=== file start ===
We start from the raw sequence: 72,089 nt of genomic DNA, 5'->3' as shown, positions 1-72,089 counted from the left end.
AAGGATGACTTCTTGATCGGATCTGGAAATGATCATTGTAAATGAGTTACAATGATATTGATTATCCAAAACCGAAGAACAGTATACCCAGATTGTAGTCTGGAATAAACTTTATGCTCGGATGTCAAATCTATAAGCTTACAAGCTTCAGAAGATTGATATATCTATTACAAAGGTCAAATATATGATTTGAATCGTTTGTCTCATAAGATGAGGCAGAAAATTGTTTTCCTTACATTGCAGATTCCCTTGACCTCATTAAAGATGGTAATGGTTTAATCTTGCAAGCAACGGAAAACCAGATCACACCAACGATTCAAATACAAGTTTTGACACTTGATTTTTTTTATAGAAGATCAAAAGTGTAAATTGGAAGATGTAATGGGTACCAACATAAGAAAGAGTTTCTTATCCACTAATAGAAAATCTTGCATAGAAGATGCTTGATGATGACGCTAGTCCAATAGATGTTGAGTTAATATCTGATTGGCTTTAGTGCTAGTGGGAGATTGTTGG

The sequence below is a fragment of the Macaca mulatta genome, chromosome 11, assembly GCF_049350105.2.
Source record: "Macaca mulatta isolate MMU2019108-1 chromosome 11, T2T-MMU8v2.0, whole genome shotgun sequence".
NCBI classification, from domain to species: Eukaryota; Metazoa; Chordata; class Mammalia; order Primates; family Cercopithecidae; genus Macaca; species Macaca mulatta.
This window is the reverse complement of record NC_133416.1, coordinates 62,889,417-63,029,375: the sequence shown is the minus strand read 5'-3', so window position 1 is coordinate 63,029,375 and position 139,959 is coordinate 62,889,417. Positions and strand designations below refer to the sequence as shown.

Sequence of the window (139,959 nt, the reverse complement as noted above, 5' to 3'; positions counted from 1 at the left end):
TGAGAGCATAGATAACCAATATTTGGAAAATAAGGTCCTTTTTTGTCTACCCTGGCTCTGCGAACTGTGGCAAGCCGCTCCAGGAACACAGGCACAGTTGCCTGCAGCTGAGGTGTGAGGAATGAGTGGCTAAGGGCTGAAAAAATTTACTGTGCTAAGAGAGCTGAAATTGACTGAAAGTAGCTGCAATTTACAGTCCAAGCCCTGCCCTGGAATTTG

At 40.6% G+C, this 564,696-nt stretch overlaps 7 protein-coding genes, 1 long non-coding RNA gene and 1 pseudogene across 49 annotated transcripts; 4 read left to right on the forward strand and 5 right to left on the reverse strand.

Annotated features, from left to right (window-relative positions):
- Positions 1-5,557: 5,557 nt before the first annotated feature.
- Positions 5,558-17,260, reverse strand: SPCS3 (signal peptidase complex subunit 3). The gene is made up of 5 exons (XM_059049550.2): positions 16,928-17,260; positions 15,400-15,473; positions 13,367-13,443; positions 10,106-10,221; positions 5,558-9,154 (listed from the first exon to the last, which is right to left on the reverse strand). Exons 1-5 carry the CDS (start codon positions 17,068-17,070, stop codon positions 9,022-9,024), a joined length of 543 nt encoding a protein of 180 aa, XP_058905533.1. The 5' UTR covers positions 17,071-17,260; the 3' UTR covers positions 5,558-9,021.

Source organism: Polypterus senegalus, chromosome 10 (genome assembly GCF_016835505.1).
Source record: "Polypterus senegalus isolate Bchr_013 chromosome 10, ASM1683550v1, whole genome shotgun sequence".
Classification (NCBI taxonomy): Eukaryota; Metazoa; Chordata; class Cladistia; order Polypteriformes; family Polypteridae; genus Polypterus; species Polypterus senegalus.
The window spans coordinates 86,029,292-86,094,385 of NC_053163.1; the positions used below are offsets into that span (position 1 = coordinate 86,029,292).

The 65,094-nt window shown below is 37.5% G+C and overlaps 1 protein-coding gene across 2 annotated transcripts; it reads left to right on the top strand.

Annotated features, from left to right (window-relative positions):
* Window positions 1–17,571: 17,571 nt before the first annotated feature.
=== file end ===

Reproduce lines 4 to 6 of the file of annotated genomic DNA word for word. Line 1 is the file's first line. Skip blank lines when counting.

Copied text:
Source record: "Macaca mulatta isolate MMU2019108-1 chromosome 11, T2T-MMU8v2.0, whole genome shotgun sequence".
NCBI classification, from domain to species: Eukaryota; Metazoa; Chordata; class Mammalia; order Primates; family Cercopithecidae; genus Macaca; species Macaca mulatta.
This window is the reverse complement of record NC_133416.1, coordinates 62,889,417-63,029,375: the sequence shown is the minus strand read 5'-3', so window position 1 is coordinate 63,029,375 and position 139,959 is coordinate 62,889,417. Positions and strand designations below refer to the sequence as shown.